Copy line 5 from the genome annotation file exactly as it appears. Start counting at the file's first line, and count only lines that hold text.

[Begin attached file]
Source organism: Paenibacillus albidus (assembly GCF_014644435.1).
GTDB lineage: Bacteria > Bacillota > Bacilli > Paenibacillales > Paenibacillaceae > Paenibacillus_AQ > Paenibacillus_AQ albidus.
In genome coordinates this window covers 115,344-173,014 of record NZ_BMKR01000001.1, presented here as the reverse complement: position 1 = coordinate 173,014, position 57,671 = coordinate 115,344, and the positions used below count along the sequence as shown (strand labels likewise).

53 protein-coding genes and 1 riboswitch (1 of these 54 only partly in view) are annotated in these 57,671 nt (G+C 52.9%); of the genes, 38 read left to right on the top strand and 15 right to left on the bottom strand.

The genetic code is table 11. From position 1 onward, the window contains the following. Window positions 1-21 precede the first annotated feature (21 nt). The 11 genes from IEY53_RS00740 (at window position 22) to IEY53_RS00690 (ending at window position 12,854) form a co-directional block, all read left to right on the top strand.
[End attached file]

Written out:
The genetic code is table 11. From position 1 onward, the window contains the following. Window positions 1-21 precede the first annotated feature (21 nt). The 11 genes from IEY53_RS00740 (at window position 22) to IEY53_RS00690 (ending at window position 12,854) form a co-directional block, all read left to right on the top strand.